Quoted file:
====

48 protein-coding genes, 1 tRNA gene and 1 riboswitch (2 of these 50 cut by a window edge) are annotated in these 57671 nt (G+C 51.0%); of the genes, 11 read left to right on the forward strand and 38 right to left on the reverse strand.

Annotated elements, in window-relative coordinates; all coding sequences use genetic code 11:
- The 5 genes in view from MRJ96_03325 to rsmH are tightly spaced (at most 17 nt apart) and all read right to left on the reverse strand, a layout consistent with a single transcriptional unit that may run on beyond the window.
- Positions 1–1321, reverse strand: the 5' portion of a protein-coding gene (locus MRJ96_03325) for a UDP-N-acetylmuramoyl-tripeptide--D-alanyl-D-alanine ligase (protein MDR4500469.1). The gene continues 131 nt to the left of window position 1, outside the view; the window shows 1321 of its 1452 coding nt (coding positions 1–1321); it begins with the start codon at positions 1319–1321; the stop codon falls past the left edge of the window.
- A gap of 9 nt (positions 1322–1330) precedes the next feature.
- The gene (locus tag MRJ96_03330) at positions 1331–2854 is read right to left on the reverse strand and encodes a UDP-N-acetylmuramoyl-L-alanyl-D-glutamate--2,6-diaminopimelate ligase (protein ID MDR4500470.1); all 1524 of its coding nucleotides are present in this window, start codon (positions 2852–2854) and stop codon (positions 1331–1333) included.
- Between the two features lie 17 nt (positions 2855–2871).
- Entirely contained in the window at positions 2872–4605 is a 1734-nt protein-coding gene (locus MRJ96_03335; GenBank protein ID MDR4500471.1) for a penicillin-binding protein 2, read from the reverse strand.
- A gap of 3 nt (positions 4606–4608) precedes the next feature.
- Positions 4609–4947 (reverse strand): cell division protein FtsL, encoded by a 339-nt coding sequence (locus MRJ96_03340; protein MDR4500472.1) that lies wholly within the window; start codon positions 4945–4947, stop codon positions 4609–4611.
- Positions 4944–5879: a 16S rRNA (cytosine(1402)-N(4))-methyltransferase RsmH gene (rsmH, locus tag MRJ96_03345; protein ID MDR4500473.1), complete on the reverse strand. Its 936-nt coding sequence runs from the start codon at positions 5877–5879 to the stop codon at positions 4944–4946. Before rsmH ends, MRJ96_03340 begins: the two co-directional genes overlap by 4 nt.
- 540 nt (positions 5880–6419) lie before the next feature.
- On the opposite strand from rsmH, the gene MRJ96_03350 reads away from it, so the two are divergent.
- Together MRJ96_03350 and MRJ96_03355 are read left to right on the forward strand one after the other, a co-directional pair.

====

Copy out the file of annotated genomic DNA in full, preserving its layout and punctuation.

48 protein-coding genes, 1 tRNA gene and 1 riboswitch (2 of these 50 cut by a window edge) are annotated in these 57671 nt (G+C 51.0%); of the genes, 11 read left to right on the forward strand and 38 right to left on the reverse strand.

Annotated elements, in window-relative coordinates; all coding sequences use genetic code 11:
- The 5 genes in view from MRJ96_03325 to rsmH are tightly spaced (at most 17 nt apart) and all read right to left on the reverse strand, a layout consistent with a single transcriptional unit that may run on beyond the window.
- Positions 1–1321, reverse strand: the 5' portion of a protein-coding gene (locus MRJ96_03325) for a UDP-N-acetylmuramoyl-tripeptide--D-alanyl-D-alanine ligase (protein MDR4500469.1). The gene continues 131 nt to the left of window position 1, outside the view; the window shows 1321 of its 1452 coding nt (coding positions 1–1321); it begins with the start codon at positions 1319–1321; the stop codon falls past the left edge of the window.
- A gap of 9 nt (positions 1322–1330) precedes the next feature.
- The gene (locus tag MRJ96_03330) at positions 1331–2854 is read right to left on the reverse strand and encodes a UDP-N-acetylmuramoyl-L-alanyl-D-glutamate--2,6-diaminopimelate ligase (protein ID MDR4500470.1); all 1524 of its coding nucleotides are present in this window, start codon (positions 2852–2854) and stop codon (positions 1331–1333) included.
- Between the two features lie 17 nt (positions 2855–2871).
- Entirely contained in the window at positions 2872–4605 is a 1734-nt protein-coding gene (locus MRJ96_03335; GenBank protein ID MDR4500471.1) for a penicillin-binding protein 2, read from the reverse strand.
- A gap of 3 nt (positions 4606–4608) precedes the next feature.
- Positions 4609–4947 (reverse strand): cell division protein FtsL, encoded by a 339-nt coding sequence (locus MRJ96_03340; protein MDR4500472.1) that lies wholly within the window; start codon positions 4945–4947, stop codon positions 4609–4611.
- Positions 4944–5879: a 16S rRNA (cytosine(1402)-N(4))-methyltransferase RsmH gene (rsmH, locus tag MRJ96_03345; protein ID MDR4500473.1), complete on the reverse strand. Its 936-nt coding sequence runs from the start codon at positions 5877–5879 to the stop codon at positions 4944–4946. Before rsmH ends, MRJ96_03340 begins: the two co-directional genes overlap by 4 nt.
- 540 nt (positions 5880–6419) lie before the next feature.
- On the opposite strand from rsmH, the gene MRJ96_03350 reads away from it, so the two are divergent.
- Together MRJ96_03350 and MRJ96_03355 are read left to right on the forward strand one after the other, a co-directional pair.